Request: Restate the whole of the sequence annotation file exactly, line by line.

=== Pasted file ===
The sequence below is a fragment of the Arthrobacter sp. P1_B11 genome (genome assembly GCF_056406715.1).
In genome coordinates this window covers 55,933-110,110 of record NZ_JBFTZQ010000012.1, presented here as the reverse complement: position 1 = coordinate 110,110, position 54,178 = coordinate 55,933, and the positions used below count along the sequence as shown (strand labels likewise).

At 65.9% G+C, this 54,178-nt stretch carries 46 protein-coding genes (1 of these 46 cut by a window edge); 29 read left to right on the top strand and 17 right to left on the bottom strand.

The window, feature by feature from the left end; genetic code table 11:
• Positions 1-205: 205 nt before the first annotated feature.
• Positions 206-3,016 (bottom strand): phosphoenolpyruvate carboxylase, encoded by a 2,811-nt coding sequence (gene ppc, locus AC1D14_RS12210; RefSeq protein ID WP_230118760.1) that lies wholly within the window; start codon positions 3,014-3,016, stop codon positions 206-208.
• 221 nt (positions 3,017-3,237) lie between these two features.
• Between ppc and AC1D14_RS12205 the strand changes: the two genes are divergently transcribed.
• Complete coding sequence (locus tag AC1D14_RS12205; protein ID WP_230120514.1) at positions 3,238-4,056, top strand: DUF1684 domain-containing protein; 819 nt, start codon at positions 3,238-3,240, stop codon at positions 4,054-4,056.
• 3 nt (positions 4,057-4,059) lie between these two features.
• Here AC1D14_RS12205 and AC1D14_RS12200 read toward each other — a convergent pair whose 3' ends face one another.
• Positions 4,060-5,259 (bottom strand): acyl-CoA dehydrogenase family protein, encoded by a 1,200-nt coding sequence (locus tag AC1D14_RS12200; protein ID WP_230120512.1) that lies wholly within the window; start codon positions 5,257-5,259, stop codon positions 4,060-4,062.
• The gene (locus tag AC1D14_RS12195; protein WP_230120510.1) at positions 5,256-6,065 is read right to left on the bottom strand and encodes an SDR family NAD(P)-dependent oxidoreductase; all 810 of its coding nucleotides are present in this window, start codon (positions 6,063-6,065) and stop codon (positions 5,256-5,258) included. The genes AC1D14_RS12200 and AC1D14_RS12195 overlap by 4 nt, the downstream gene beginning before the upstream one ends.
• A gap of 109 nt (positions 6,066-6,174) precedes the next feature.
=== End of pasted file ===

The sequence below is a fragment of the Arthrobacter sp. P1_B11 genome (genome assembly GCF_056406715.1).
In genome coordinates this window covers 55,933-110,110 of record NZ_JBFTZQ010000012.1, presented here as the reverse complement: position 1 = coordinate 110,110, position 54,178 = coordinate 55,933, and the positions used below count along the sequence as shown (strand labels likewise).

At 65.9% G+C, this 54,178-nt stretch carries 46 protein-coding genes (1 of these 46 cut by a window edge); 29 read left to right on the top strand and 17 right to left on the bottom strand.

The window, feature by feature from the left end; genetic code table 11:
• Positions 1-205: 205 nt before the first annotated feature.
• Positions 206-3,016 (bottom strand): phosphoenolpyruvate carboxylase, encoded by a 2,811-nt coding sequence (gene ppc, locus AC1D14_RS12210; RefSeq protein ID WP_230118760.1) that lies wholly within the window; start codon positions 3,014-3,016, stop codon positions 206-208.
• 221 nt (positions 3,017-3,237) lie between these two features.
• Between ppc and AC1D14_RS12205 the strand changes: the two genes are divergently transcribed.
• Complete coding sequence (locus tag AC1D14_RS12205; protein ID WP_230120514.1) at positions 3,238-4,056, top strand: DUF1684 domain-containing protein; 819 nt, start codon at positions 3,238-3,240, stop codon at positions 4,054-4,056.
• 3 nt (positions 4,057-4,059) lie between these two features.
• Here AC1D14_RS12205 and AC1D14_RS12200 read toward each other — a convergent pair whose 3' ends face one another.
• Positions 4,060-5,259 (bottom strand): acyl-CoA dehydrogenase family protein, encoded by a 1,200-nt coding sequence (locus tag AC1D14_RS12200; protein ID WP_230120512.1) that lies wholly within the window; start codon positions 5,257-5,259, stop codon positions 4,060-4,062.
• The gene (locus tag AC1D14_RS12195; protein WP_230120510.1) at positions 5,256-6,065 is read right to left on the bottom strand and encodes an SDR family NAD(P)-dependent oxidoreductase; all 810 of its coding nucleotides are present in this window, start codon (positions 6,063-6,065) and stop codon (positions 5,256-5,258) included. The genes AC1D14_RS12200 and AC1D14_RS12195 overlap by 4 nt, the downstream gene beginning before the upstream one ends.
• A gap of 109 nt (positions 6,066-6,174) precedes the next feature.